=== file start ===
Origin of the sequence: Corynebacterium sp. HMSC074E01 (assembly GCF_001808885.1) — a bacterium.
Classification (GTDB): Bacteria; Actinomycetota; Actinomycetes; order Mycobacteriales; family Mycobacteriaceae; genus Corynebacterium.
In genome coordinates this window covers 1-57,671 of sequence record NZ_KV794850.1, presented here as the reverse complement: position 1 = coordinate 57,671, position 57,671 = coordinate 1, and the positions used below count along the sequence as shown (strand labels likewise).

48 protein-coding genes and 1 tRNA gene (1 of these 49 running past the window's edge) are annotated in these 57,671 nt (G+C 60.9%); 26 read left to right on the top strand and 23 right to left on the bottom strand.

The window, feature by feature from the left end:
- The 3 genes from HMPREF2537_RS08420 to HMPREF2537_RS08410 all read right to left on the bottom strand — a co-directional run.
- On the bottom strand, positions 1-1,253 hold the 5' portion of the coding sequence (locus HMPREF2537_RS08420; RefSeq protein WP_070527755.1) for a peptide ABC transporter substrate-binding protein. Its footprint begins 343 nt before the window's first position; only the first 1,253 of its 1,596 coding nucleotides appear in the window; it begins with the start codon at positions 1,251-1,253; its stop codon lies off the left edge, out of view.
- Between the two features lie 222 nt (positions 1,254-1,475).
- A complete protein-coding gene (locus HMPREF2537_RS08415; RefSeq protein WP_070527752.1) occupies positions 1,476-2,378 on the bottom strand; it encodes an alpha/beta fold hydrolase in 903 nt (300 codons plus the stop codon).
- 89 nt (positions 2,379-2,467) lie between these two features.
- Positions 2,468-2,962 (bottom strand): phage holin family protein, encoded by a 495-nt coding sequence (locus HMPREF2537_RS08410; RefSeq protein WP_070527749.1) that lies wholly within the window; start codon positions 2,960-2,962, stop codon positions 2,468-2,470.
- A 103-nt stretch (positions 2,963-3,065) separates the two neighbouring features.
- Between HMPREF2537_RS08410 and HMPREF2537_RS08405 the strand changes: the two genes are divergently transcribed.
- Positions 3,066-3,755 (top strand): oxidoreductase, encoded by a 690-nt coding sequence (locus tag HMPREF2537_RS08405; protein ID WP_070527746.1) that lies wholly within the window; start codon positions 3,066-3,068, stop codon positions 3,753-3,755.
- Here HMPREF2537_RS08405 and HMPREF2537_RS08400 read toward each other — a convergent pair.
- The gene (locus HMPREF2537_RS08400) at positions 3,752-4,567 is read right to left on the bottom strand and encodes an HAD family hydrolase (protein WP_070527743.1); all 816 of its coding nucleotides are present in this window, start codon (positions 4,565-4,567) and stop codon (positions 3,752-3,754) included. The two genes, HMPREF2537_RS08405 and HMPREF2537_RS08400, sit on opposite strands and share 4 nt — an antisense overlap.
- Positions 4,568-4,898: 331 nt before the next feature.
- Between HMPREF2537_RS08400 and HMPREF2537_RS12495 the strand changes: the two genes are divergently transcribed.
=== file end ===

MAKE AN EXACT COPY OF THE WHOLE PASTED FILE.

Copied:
Origin of the sequence: Corynebacterium sp. HMSC074E01 (assembly GCF_001808885.1) — a bacterium.
Classification (GTDB): Bacteria; Actinomycetota; Actinomycetes; order Mycobacteriales; family Mycobacteriaceae; genus Corynebacterium.
In genome coordinates this window covers 1-57,671 of sequence record NZ_KV794850.1, presented here as the reverse complement: position 1 = coordinate 57,671, position 57,671 = coordinate 1, and the positions used below count along the sequence as shown (strand labels likewise).

48 protein-coding genes and 1 tRNA gene (1 of these 49 running past the window's edge) are annotated in these 57,671 nt (G+C 60.9%); 26 read left to right on the top strand and 23 right to left on the bottom strand.

The window, feature by feature from the left end:
- The 3 genes from HMPREF2537_RS08420 to HMPREF2537_RS08410 all read right to left on the bottom strand — a co-directional run.
- On the bottom strand, positions 1-1,253 hold the 5' portion of the coding sequence (locus HMPREF2537_RS08420; RefSeq protein WP_070527755.1) for a peptide ABC transporter substrate-binding protein. Its footprint begins 343 nt before the window's first position; only the first 1,253 of its 1,596 coding nucleotides appear in the window; it begins with the start codon at positions 1,251-1,253; its stop codon lies off the left edge, out of view.
- Between the two features lie 222 nt (positions 1,254-1,475).
- A complete protein-coding gene (locus HMPREF2537_RS08415; RefSeq protein WP_070527752.1) occupies positions 1,476-2,378 on the bottom strand; it encodes an alpha/beta fold hydrolase in 903 nt (300 codons plus the stop codon).
- 89 nt (positions 2,379-2,467) lie between these two features.
- Positions 2,468-2,962 (bottom strand): phage holin family protein, encoded by a 495-nt coding sequence (locus HMPREF2537_RS08410; RefSeq protein WP_070527749.1) that lies wholly within the window; start codon positions 2,960-2,962, stop codon positions 2,468-2,470.
- A 103-nt stretch (positions 2,963-3,065) separates the two neighbouring features.
- Between HMPREF2537_RS08410 and HMPREF2537_RS08405 the strand changes: the two genes are divergently transcribed.
- Positions 3,066-3,755 (top strand): oxidoreductase, encoded by a 690-nt coding sequence (locus tag HMPREF2537_RS08405; protein ID WP_070527746.1) that lies wholly within the window; start codon positions 3,066-3,068, stop codon positions 3,753-3,755.
- Here HMPREF2537_RS08405 and HMPREF2537_RS08400 read toward each other — a convergent pair.
- The gene (locus HMPREF2537_RS08400) at positions 3,752-4,567 is read right to left on the bottom strand and encodes an HAD family hydrolase (protein WP_070527743.1); all 816 of its coding nucleotides are present in this window, start codon (positions 4,565-4,567) and stop codon (positions 3,752-3,754) included. The two genes, HMPREF2537_RS08405 and HMPREF2537_RS08400, sit on opposite strands and share 4 nt — an antisense overlap.
- Positions 4,568-4,898: 331 nt before the next feature.
- Between HMPREF2537_RS08400 and HMPREF2537_RS12495 the strand changes: the two genes are divergently transcribed.